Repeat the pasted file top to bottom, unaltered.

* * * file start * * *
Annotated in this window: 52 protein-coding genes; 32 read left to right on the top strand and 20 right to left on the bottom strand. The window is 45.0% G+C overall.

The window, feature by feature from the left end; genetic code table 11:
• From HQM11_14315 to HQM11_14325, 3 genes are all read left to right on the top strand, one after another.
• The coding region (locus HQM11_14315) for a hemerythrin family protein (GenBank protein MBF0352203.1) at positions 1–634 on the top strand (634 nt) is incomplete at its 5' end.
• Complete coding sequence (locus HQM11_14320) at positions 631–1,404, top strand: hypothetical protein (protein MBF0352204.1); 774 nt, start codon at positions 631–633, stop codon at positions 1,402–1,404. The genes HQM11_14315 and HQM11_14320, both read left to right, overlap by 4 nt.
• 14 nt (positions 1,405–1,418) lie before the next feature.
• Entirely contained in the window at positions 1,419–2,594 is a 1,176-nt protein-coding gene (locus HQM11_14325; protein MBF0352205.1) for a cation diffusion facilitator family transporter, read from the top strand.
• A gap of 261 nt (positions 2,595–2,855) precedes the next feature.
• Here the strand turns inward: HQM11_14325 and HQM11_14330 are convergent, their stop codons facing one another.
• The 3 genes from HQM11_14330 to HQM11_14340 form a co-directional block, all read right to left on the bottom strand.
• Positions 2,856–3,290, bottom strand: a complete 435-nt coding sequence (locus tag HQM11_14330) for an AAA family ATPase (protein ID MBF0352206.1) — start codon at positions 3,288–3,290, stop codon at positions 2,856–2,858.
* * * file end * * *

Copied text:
Annotated in this window: 52 protein-coding genes; 32 read left to right on the top strand and 20 right to left on the bottom strand. The window is 45.0% G+C overall.

The window, feature by feature from the left end; genetic code table 11:
• From HQM11_14315 to HQM11_14325, 3 genes are all read left to right on the top strand, one after another.
• The coding region (locus HQM11_14315) for a hemerythrin family protein (GenBank protein MBF0352203.1) at positions 1–634 on the top strand (634 nt) is incomplete at its 5' end.
• Complete coding sequence (locus HQM11_14320) at positions 631–1,404, top strand: hypothetical protein (protein MBF0352204.1); 774 nt, start codon at positions 631–633, stop codon at positions 1,402–1,404. The genes HQM11_14315 and HQM11_14320, both read left to right, overlap by 4 nt.
• 14 nt (positions 1,405–1,418) lie before the next feature.
• Entirely contained in the window at positions 1,419–2,594 is a 1,176-nt protein-coding gene (locus HQM11_14325; protein MBF0352205.1) for a cation diffusion facilitator family transporter, read from the top strand.
• A gap of 261 nt (positions 2,595–2,855) precedes the next feature.
• Here the strand turns inward: HQM11_14325 and HQM11_14330 are convergent, their stop codons facing one another.
• The 3 genes from HQM11_14330 to HQM11_14340 form a co-directional block, all read right to left on the bottom strand.
• Positions 2,856–3,290, bottom strand: a complete 435-nt coding sequence (locus tag HQM11_14330) for an AAA family ATPase (protein ID MBF0352206.1) — start codon at positions 3,288–3,290, stop codon at positions 2,856–2,858.